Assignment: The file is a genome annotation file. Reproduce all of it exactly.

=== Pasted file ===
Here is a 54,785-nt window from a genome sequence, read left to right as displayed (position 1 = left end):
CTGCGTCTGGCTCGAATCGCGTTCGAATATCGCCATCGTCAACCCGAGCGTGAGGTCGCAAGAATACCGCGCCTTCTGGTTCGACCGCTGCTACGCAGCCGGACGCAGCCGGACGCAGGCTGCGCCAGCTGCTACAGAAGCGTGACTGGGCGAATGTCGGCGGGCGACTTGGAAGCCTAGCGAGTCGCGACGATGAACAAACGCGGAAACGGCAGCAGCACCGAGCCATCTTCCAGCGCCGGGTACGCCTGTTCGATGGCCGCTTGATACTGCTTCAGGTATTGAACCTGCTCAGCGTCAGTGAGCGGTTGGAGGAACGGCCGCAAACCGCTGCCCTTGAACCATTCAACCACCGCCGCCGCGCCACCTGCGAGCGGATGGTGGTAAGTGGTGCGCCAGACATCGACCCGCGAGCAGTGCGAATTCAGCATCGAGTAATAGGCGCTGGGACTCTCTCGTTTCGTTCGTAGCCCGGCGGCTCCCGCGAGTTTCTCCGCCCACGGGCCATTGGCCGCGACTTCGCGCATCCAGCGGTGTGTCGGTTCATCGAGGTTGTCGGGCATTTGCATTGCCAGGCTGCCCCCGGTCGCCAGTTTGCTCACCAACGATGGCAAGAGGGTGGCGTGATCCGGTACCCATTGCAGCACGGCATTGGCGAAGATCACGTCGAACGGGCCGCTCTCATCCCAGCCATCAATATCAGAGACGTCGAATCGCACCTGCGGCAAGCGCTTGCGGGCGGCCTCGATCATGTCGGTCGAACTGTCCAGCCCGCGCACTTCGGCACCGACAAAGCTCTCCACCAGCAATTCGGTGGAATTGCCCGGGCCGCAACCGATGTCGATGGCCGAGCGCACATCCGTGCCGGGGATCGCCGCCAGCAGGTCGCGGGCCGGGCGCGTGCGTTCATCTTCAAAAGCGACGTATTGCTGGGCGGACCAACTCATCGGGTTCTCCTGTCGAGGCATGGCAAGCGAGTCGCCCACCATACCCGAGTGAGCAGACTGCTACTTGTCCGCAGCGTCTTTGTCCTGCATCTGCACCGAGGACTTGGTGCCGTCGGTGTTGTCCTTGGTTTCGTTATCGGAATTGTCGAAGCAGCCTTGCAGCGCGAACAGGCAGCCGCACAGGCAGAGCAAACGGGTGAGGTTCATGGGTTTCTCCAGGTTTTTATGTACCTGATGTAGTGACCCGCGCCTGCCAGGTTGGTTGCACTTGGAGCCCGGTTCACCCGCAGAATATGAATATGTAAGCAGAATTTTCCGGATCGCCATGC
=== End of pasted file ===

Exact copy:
Here is a 54,785-nt window from a genome sequence, read left to right as displayed (position 1 = left end):
CTGCGTCTGGCTCGAATCGCGTTCGAATATCGCCATCGTCAACCCGAGCGTGAGGTCGCAAGAATACCGCGCCTTCTGGTTCGACCGCTGCTACGCAGCCGGACGCAGCCGGACGCAGGCTGCGCCAGCTGCTACAGAAGCGTGACTGGGCGAATGTCGGCGGGCGACTTGGAAGCCTAGCGAGTCGCGACGATGAACAAACGCGGAAACGGCAGCAGCACCGAGCCATCTTCCAGCGCCGGGTACGCCTGTTCGATGGCCGCTTGATACTGCTTCAGGTATTGAACCTGCTCAGCGTCAGTGAGCGGTTGGAGGAACGGCCGCAAACCGCTGCCCTTGAACCATTCAACCACCGCCGCCGCGCCACCTGCGAGCGGATGGTGGTAAGTGGTGCGCCAGACATCGACCCGCGAGCAGTGCGAATTCAGCATCGAGTAATAGGCGCTGGGACTCTCTCGTTTCGTTCGTAGCCCGGCGGCTCCCGCGAGTTTCTCCGCCCACGGGCCATTGGCCGCGACTTCGCGCATCCAGCGGTGTGTCGGTTCATCGAGGTTGTCGGGCATTTGCATTGCCAGGCTGCCCCCGGTCGCCAGTTTGCTCACCAACGATGGCAAGAGGGTGGCGTGATCCGGTACCCATTGCAGCACGGCATTGGCGAAGATCACGTCGAACGGGCCGCTCTCATCCCAGCCATCAATATCAGAGACGTCGAATCGCACCTGCGGCAAGCGCTTGCGGGCGGCCTCGATCATGTCGGTCGAACTGTCCAGCCCGCGCACTTCGGCACCGACAAAGCTCTCCACCAGCAATTCGGTGGAATTGCCCGGGCCGCAACCGATGTCGATGGCCGAGCGCACATCCGTGCCGGGGATCGCCGCCAGCAGGTCGCGGGCCGGGCGCGTGCGTTCATCTTCAAAAGCGACGTATTGCTGGGCGGACCAACTCATCGGGTTCTCCTGTCGAGGCATGGCAAGCGAGTCGCCCACCATACCCGAGTGAGCAGACTGCTACTTGTCCGCAGCGTCTTTGTCCTGCATCTGCACCGAGGACTTGGTGCCGTCGGTGTTGTCCTTGGTTTCGTTATCGGAATTGTCGAAGCAGCCTTGCAGCGCGAACAGGCAGCCGCACAGGCAGAGCAAACGGGTGAGGTTCATGGGTTTCTCCAGGTTTTTATGTACCTGATGTAGTGACCCGCGCCTGCCAGGTTGGTTGCACTTGGAGCCCGGTTCACCCGCAGAATATGAATATGTAAGCAGAATTTTCCGGATCGCCATGC